Dr. Gabrielle Horne's lawsuit heads to Nova Scotia Supreme Court today
Doctor says her employers and two individuals shut down her research into heart disease
A long-standing feud between a medical researcher and her employers heads to Nova Scotia Supreme Court today.
Dr. Gabrielle Horne is suing the Nova Scotia Health Authority, the department of medicine jointly run by the authority and Dalhousie University, and two individuals. She accuses the four of shutting down her research 14 years ago.
Thirty days have been set aside for trial, which will be heard by a seven-member civil jury.
Horne's problems began in 2002. At the time, she was doing research into heart disease. But her clinical privileges were revoked after getting into a dispute over who should be on her research team. Losing those privileges effectively ended her research.
"The research program shut down during the investigation because myself and my research staff were not allowed to go into the clinic where the patients that we were doing the research on were based," Horne told CBC News this week.
"So the patients didn't have an opportunity to take part in the research, we didn't have a way to offer them that opportunity and so very few patients managed to get into our research program and we had to shut it down."
'The personal toll has been enormous'
Horne said some of the patients who were part of that original research have since died. Her privileges were eventually restored, but she has been unable to restart her research.
"The personal toll has been enormous," she said. "To wait 14 years for a chance just to clear my name has been incredibly difficult."
In January, the Canadian Association of University Teachers released a report into how Dalhousie University and the district health authority treated Horne and two other doctors.
The report says each doctor had complaints filed against them by colleagues, including allegations of not being team players and challenging the authority of a department head. They were disciplined in "career-threatening ways," the report says.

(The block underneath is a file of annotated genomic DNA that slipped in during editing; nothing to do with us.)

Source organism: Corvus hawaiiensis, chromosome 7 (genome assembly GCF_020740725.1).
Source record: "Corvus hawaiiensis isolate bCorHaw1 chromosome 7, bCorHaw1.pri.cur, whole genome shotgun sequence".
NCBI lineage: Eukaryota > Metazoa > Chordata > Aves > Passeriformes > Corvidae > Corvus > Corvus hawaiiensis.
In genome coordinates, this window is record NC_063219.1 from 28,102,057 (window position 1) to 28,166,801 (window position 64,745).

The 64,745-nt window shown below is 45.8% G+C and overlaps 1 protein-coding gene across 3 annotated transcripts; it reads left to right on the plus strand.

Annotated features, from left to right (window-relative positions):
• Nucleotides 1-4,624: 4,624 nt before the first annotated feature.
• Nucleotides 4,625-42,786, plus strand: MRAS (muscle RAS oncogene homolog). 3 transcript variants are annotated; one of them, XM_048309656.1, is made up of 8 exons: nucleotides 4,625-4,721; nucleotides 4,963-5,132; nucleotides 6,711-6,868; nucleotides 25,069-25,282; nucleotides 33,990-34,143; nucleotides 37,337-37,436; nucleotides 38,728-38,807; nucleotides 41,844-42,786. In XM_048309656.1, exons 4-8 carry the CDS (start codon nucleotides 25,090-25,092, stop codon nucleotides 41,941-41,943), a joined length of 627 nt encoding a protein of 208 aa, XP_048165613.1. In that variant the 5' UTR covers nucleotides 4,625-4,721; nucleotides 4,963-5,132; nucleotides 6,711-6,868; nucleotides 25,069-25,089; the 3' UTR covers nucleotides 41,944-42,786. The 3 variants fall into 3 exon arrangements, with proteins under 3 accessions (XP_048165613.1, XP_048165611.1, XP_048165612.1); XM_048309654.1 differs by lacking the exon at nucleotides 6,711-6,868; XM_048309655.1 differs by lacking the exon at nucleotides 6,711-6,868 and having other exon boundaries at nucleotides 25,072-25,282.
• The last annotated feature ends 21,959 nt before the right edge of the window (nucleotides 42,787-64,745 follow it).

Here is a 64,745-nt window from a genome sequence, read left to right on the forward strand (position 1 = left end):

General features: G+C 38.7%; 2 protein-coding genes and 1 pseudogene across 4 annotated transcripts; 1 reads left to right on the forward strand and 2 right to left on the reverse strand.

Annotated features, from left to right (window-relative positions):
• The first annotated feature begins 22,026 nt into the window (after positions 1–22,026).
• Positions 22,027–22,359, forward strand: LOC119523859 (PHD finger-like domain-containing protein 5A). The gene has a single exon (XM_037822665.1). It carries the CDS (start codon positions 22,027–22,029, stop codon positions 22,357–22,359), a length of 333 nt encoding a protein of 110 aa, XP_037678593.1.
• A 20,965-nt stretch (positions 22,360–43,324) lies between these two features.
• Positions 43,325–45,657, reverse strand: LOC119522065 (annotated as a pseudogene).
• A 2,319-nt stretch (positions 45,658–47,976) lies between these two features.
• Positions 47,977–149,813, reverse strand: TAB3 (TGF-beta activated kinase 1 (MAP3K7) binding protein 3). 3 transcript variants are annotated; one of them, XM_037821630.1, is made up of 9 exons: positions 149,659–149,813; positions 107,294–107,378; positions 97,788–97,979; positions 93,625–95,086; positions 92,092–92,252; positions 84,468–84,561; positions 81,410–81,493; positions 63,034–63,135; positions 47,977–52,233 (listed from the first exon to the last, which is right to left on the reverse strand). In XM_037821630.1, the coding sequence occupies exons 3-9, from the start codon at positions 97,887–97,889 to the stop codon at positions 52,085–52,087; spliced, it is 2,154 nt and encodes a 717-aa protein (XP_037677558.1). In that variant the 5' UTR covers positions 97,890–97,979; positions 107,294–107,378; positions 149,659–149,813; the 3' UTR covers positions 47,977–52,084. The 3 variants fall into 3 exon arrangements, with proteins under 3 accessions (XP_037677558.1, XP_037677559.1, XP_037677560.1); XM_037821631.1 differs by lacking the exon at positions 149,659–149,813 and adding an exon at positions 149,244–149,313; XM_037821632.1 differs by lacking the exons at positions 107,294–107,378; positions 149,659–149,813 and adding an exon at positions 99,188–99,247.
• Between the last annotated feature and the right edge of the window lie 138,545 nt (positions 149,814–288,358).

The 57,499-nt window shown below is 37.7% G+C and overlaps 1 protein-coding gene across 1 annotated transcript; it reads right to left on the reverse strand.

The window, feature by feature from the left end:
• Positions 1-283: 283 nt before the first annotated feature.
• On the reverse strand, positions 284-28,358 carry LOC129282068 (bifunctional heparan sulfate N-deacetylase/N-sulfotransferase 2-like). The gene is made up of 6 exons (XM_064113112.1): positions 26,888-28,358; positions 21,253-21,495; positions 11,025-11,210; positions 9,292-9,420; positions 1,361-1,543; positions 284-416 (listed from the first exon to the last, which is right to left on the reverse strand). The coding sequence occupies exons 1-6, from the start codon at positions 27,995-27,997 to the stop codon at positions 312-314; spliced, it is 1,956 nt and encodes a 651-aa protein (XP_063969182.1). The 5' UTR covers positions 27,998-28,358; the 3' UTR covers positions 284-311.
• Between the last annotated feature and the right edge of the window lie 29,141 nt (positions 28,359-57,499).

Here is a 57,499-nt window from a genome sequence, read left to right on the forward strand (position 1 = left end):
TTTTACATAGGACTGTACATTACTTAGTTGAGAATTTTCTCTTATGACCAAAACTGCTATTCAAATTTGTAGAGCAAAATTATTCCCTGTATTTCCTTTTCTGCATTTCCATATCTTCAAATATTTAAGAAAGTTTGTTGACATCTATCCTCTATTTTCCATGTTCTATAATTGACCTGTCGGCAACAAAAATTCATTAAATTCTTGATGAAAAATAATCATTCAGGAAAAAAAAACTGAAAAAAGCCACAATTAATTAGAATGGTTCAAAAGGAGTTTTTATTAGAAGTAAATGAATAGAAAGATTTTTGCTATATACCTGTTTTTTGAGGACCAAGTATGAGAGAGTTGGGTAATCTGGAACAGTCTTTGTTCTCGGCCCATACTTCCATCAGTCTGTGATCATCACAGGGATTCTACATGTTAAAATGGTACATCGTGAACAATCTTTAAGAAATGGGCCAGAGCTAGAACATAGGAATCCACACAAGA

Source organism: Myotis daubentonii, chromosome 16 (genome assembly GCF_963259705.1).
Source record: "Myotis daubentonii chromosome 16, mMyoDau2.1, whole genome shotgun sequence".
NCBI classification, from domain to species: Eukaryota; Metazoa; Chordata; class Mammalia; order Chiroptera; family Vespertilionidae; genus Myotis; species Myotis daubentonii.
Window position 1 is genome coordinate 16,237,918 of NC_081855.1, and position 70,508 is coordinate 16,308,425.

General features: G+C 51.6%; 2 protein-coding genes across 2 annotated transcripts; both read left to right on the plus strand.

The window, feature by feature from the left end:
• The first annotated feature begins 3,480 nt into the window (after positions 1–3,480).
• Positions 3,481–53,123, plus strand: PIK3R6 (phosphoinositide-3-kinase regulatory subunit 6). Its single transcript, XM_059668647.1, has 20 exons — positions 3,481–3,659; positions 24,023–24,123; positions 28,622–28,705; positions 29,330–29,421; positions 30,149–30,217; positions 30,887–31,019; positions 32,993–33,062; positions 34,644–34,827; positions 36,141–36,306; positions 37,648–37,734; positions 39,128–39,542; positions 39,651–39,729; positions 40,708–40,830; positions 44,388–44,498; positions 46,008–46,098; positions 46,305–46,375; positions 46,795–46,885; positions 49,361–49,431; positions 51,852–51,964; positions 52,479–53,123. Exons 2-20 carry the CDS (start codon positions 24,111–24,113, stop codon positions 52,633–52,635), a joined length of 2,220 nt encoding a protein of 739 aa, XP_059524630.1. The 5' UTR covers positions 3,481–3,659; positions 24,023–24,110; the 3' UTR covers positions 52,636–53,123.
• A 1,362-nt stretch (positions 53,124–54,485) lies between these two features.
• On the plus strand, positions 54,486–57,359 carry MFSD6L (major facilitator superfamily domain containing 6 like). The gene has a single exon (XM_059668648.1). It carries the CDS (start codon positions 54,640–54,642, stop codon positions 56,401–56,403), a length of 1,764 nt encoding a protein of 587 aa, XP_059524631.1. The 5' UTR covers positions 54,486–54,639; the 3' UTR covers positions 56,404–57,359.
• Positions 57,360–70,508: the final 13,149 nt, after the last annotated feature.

Horne said that report exposed a problem in the system.
"I don't know what could be wrong with us, with the health-care community, if we can't get together and agree that research has to be supported and protected," she said.
"And I don't know how we can be role models for the next generation of doctors and health-care providers if we can't uphold those values."
At the end of the trial, the jury will be asked to answer a series of questions crafted by the judge to determine whether Horne's case succeeds.
"I think it's a difficult case for a jury," her lawyer, Michael Wright, said from Toronto this week. "It is complicated and there is science involved and not everybody loved taking science in school and so it's a bit of a challenge."
The case is unique in another way. Horne's main goal in launching the lawsuit is to force the health authority to restore her research program.
"And they need to compensate her for that disruption and put her back in the place she was before these acts took place," Wright said.
"So it's unusual in the sense that often those damages are for the benefit of individuals. And here, the benefit is for her research career, not for her personally. And the research is intended to benefit everybody else in the world, not her."
Horne likens the start of this court case to open heart surgery: no one wants it, but "when you know it's what you need to move forward, it's good to see that day coming up."